Other Game Notes and Quotes:
Snaer went out early in the game with an apparent knee injury, but he obviously came back in and after the game said he felt fine.
Ojo looked more confident than I have ever seen. Vastly more. After the game he said for whatever reason he was much less anxious tonight. Also said that getting his first slam felt really good and that he wants a lot more. Like Turpin after the Clemson game, Ojo gave a lot of credit to Terrance Shannon for being an inspirational leader and getting him to step his game up.
Coach Hamilton expounded quite a bit on Ojo’s performance: “Michael’s play, even though he only played 14 minutes was huge.” “He’s been practicing much better. He wants to go out and earn his minutes. Tonight for whatever reason he was more relaxed. He has good hands, but he’s been fumbling the ball because he’s been so anxious.”
Kiel Turpin quietly had a nice game. 6 pts, 2 boards, and 3 blocks. Two HUGE free throws with 4:03 to go to keep FSU in striking distance.
Aaron Thomas didn’t stand-out in the box score, but he had two monster offensive rebounds in the second half, both the result of just staying with the play.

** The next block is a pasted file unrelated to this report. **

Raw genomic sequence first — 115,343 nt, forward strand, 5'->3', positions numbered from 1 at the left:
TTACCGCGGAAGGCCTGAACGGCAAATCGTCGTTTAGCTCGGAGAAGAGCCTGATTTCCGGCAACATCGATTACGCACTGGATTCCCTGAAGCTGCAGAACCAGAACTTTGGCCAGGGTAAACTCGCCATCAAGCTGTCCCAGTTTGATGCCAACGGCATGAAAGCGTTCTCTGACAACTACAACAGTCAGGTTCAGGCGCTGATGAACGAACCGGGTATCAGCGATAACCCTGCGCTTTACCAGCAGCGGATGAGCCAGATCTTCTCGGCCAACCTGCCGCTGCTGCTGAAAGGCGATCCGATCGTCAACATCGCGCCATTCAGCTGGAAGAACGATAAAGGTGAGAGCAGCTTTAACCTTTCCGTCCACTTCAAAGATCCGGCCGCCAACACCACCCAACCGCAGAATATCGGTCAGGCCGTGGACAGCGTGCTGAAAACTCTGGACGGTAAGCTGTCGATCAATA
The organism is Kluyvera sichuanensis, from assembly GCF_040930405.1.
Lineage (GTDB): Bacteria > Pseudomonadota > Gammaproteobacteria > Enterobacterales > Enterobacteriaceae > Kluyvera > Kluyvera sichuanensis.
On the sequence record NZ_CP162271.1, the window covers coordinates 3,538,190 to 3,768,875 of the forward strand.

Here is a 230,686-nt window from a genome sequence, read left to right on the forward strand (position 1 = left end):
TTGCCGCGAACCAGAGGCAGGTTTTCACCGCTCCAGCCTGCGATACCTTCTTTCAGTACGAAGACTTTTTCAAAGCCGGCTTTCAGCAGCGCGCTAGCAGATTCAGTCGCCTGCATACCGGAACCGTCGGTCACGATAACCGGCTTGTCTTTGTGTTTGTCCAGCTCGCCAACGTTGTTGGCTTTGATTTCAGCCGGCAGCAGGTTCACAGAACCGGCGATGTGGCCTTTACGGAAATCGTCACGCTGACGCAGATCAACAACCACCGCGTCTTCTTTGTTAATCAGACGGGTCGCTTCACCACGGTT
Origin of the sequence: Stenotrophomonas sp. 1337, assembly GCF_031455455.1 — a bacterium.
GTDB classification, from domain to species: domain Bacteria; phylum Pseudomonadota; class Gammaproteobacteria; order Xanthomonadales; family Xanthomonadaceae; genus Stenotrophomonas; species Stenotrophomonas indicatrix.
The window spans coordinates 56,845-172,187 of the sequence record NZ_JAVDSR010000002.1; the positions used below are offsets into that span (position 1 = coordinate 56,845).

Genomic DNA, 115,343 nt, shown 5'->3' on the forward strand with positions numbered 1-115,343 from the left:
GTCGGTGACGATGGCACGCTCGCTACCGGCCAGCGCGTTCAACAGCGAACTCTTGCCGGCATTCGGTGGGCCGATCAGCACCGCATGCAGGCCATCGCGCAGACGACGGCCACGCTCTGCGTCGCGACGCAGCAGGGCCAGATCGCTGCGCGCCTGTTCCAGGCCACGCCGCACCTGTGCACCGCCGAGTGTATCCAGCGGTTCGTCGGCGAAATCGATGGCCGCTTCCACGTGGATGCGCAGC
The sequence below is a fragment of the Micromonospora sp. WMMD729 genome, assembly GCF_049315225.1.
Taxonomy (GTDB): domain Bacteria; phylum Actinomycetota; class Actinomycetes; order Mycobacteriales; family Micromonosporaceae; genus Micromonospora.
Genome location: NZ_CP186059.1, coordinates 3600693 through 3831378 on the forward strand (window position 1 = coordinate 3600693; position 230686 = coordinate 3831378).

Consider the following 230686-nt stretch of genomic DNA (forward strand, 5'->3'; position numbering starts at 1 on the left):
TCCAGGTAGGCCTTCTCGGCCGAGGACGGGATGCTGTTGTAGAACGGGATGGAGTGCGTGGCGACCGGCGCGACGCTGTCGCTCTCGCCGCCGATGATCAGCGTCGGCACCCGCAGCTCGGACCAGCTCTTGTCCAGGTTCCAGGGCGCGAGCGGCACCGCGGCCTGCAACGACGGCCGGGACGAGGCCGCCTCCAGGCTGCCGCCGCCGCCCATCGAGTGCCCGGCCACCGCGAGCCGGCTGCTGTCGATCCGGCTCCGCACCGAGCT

Coach Turgeon had some interesting comments regarding Alex Len after them game. Said they were begging him to step up, but he kept making silly fouls. And then there’s this: “Everybody says he’s one of our best…I keep reading about it.” “I didn’t even recognize him.”
Coach Ham talked a lot about Snaer and Miller. Here are some of the comments:
• “We’ve put him in a very very tough spot. It’s almost kind of unfair, because he’s the only senior.”
• “He’s having to become a facilitator, a go-to guy, and a leader on the floor.”
• “He wants us to be successful so bad…that sometimes you don’t always use good judgment.”
He also talked about how when Toney and Al were here he had a tendency to play them too much and wore them out by the end of the season. Said he is trying to learn from that and back off as much as possible so Snaer can finish with a great stretch run.
• “Ian is a very instinctive player. He has a good feel for the game. He’s one of the few guys who can ride a bicycle and not practice all week, and then come in and make the kind of plays he made.”
• “Thinking about playing him (miller) some at the point…seems to be a lot more comfortable there than he was earlier in the year.”